Were no mafia, gay staffers declare

As the scandal over former Florida Republican Rep. Mark Foley and his come-ons to underage male pages simmered, gay Hill staffers were feeling the heat. Some Republicans circulated the storyline that a “gay mafia” insulated Foley from reproach, covering up or downplaying his untoward and possibly illegal behavior.

As the scandal over former Florida Republican Rep. Mark Foley and his come-ons to underage male pages simmered, gay Hill staffers were feeling the heat. Some Republicans circulated the storyline that a “gay mafia” insulated Foley from reproach, covering up or downplaying his untoward and possibly illegal behavior.

Weeks later, the scandal has left staffers and others who ostensibly make up that “mafia” feeling burned. Far from being a shadowy cabal of hyper-protective operatives, those who consider themselves part of the Hill’s gay community say their social and professional network operates like so many others in a town where who you know trumps everything, and the line between work and play is fuzzy at best.

Staffers, lobbyists and activists describe a network that is at once social and professional, an informal group with members just as likely to pass along information about job openings as about apartments for rent or restaurant recommendations.

Many of those interviewed for this article did not want to be identified by name for reasons that included the sensitive nature of the topic, and fear of upsetting friends and colleagues.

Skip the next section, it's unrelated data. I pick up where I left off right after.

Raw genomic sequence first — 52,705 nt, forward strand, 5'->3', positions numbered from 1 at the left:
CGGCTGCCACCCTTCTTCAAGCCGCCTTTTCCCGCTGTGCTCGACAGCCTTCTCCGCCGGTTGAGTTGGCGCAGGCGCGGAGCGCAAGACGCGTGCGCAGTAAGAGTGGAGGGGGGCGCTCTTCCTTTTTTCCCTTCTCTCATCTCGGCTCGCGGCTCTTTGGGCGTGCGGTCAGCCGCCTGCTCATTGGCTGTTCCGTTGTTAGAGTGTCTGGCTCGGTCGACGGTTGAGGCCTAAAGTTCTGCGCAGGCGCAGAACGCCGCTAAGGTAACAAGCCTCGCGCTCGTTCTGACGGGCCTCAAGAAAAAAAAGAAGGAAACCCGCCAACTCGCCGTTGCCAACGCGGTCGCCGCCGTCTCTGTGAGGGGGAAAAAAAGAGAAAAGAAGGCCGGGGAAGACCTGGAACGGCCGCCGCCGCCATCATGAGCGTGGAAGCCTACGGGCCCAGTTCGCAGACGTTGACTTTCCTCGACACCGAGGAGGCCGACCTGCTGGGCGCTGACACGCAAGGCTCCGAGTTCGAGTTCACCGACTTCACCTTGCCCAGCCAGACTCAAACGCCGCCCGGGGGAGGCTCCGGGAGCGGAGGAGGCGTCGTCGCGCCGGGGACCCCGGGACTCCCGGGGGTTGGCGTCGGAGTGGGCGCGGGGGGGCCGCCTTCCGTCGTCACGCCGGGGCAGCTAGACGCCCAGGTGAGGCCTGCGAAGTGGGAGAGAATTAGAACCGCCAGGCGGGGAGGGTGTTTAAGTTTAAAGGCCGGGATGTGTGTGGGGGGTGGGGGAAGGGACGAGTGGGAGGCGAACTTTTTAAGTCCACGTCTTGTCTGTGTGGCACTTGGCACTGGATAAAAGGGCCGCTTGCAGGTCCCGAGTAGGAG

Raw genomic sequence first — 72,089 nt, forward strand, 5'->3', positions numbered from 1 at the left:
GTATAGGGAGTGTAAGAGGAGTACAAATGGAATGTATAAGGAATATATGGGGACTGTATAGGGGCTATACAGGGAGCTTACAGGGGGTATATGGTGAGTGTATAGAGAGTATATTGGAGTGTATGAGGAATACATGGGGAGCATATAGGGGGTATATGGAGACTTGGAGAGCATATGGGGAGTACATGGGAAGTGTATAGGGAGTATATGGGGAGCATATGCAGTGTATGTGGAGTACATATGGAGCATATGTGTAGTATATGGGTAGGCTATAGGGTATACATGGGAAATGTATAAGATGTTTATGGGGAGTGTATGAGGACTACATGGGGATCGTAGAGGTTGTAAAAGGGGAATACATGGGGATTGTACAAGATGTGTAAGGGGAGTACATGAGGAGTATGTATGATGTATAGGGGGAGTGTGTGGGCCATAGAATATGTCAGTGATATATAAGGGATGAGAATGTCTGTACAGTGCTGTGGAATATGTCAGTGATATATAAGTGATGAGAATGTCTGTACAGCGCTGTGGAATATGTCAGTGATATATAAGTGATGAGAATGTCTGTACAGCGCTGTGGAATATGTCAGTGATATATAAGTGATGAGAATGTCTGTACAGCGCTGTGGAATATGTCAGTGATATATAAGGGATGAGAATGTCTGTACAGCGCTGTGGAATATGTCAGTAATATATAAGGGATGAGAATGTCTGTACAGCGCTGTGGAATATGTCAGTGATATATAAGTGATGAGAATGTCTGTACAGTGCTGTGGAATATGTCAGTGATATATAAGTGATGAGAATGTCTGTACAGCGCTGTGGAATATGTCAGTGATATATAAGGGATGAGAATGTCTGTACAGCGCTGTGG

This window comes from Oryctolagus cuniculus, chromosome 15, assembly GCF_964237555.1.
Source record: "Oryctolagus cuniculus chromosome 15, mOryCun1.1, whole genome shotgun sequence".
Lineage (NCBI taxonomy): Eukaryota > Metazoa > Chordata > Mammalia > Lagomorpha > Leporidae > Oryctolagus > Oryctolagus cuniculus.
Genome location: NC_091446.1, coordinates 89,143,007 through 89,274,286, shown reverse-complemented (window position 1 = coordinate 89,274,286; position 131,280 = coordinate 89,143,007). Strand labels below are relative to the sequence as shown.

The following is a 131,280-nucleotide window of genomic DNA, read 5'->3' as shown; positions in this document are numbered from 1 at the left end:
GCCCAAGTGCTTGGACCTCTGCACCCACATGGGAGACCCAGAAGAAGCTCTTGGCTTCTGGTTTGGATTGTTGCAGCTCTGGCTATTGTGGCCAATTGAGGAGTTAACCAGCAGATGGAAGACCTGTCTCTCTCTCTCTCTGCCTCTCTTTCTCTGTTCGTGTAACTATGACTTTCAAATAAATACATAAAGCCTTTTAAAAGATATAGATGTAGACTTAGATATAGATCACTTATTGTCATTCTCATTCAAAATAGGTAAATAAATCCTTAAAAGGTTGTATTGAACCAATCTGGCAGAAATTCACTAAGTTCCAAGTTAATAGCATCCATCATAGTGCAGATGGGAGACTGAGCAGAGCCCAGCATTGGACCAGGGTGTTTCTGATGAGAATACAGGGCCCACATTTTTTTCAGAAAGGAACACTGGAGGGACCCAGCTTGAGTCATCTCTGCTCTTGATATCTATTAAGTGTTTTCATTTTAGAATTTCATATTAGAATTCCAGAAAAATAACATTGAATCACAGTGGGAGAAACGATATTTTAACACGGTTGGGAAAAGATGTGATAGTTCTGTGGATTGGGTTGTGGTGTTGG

But in one regard the gay community on the Hill is nothing like most of Washington: It is largely bipartisan. Unlike most heterosexual Republican and Democratic staffers — who socialize almost exclusively among members of their own party — gay staffers, lobbyists and others in Capitol Hill’s orbit frequently break bread and down cocktails with political opponents.

“We may be the last bastion, counterintuitively, of that old willingness to socialize with members of the opposite party,” says Mark Glaze, a partner in the Raben Group consulting firm and a former House staffer. “We’re the last of the Tip O’Neills and Ronald Reagans who would bash each other during the day and have drinks together at night.”

Many say that being gay, particularly in the buttoned-up world of politics, defines them more than the party for which they vote or work.

“I think being gay comes before political affiliation because it goes to your core being in a way that parties don’t,” says one longtime Democratic staffer. “A lot of us have been  discriminated against our whole lives and we find it very comfortable to be around people like us.”

The bipartisanship also stems from the fact that many gay staffers tend to live in the same few neighborhoods and frequent the same handful of restaurants, nightclubs and bars. That closeness creates a greater sense of community, they say.

Take Thursday nights at the Duplex Diner, a popular hangout among gay staffers and other Hill types. On those nights, Republicans and Democrats gather for an informal happy hour of drinks and gossip.

“There’s all kinds of back-slapping — it’s like the Caucus Room, except with a bunch of gay guys,” says one lobbyist who frequents the diner.

Aside from the Duplex Diner, other haunts include J.R.’s Bar & Grill on 17th Street off Dupont Circle; Cobalt, a dance club a few blocks away; and Halo, an upscale Logan Circle lounge.

Those are located in the neighborhoods popular among gays, which also include up-and-coming (and therefore more affordable on public-servant salaries) LeDroit Park and Columbia Heights.